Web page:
‘Tis the season to be sustainable
Environment, Lifestyle, Sustainability

‘Tis the season to be sustainable

Ground-view shot of a Value Village storefront
Value Village stores have recently gained popularity as people are shifting towards purchasing second-hand and “vintage” clothing. (Amanda McGee/RSJ)

With the holidays approaching, there is an increasing need to practice sustainable living as climate change worsens, the recent Intergovernmental Panel on Climate Change (IPCC) report warns. 

Consequences of climate change such as global warming, severe droughts, flooding and rising sea levels are all expected to increase, experts said during the virtual IPCC conference in August. 

Many companies have been trying to adapt to eco-friendly ways in order to help limit the impact of climate change. Value Village is just one example of a sustainable company who offers customers the option to purchase or donate used items.

Janet Coakley, who has been a retail manager of Value Village for 25 years, said she has seen the company’s evolution in practicing sustainability. In recent years, the stores have switched from using plastic bags to paper bags.

“This company is dedicated to recycling efforts,” said Coakley. Items are often repurposed, such as re-dying jeans and scrubbing worn out shoes, in order to give them a longer shelf life, she said. 

“As for the clothing not sold in our stores, it still has a life somewhere else,” said Coakley. The unsold items are sorted and then shipped out to different countries, she explained.

Gabriela Mora has been a frequent Value Village customer for over 10 years. “I continue to support Value Village because of their eco-friendly ways,” Mora said.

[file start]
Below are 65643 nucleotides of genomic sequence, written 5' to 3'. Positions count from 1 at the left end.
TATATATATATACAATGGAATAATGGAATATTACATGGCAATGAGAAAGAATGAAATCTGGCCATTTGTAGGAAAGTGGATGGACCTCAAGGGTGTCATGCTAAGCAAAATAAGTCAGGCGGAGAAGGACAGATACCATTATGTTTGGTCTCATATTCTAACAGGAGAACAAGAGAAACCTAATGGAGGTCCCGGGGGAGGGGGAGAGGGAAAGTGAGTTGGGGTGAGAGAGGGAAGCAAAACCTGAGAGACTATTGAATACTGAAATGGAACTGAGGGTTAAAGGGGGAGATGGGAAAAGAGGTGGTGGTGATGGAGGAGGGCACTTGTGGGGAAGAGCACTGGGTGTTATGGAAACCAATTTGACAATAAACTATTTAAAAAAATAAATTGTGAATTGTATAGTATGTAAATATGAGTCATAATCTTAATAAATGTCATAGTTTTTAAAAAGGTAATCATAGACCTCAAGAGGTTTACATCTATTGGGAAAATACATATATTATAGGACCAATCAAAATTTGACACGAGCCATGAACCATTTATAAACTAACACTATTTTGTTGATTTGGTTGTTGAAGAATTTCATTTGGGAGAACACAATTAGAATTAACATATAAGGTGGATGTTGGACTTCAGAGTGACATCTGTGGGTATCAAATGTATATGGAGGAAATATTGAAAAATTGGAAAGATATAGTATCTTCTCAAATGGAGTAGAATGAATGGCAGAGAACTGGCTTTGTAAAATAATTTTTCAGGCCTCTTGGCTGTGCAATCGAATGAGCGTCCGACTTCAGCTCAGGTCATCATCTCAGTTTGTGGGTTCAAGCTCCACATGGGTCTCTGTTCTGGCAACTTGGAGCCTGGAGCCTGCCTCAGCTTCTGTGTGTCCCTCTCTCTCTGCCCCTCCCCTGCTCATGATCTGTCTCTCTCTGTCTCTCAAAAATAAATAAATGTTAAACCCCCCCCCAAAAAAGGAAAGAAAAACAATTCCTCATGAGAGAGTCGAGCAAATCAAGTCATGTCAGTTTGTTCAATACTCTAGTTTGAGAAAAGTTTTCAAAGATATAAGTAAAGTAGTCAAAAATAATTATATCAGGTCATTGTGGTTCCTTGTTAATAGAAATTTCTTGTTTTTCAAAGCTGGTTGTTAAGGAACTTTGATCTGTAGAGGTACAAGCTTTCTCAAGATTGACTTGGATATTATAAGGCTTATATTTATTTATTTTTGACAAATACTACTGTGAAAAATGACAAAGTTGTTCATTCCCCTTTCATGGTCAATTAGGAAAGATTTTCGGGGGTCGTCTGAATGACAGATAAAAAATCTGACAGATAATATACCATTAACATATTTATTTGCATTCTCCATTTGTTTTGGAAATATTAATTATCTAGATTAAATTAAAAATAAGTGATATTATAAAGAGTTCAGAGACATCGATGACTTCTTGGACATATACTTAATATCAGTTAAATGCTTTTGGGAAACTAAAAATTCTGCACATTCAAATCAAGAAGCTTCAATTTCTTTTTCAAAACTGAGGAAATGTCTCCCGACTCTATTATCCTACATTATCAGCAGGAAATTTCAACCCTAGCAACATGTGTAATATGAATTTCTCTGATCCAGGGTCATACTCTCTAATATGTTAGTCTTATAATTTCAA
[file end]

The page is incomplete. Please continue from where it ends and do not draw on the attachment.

“Climate change is a real issue, so if shopping sustainably is something we can do to help slow it down, then I’m all for it,” Mora said.

With the holidays coming up, often people purchase gifts in large amounts that end up being thrown out shortly after.

“I plan on buying gifts that I know are going to last a long time,” said 19-year-old college student Isabella Morrisette. 

Morrisette said she has been trying to practice sustainable living for the past few years. People need to start supporting local stores and avoid shopping with larger unethical companies, she said. 

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While fast fashion is a known contributor to climate change, Morrisette recognized that sometimes it’s the only affordable option people have. In this case, she recommended that people shop at second-hand stores as they do not contribute to the production of clothing and are inexpensive. 

“I think we’re just better informed about the decisions we make regarding the environment and how we impact that with our purchases,” said Coakley. 

“The stigma that was once around second-hand is changing. A gift is a gift.”

November 21, 2021

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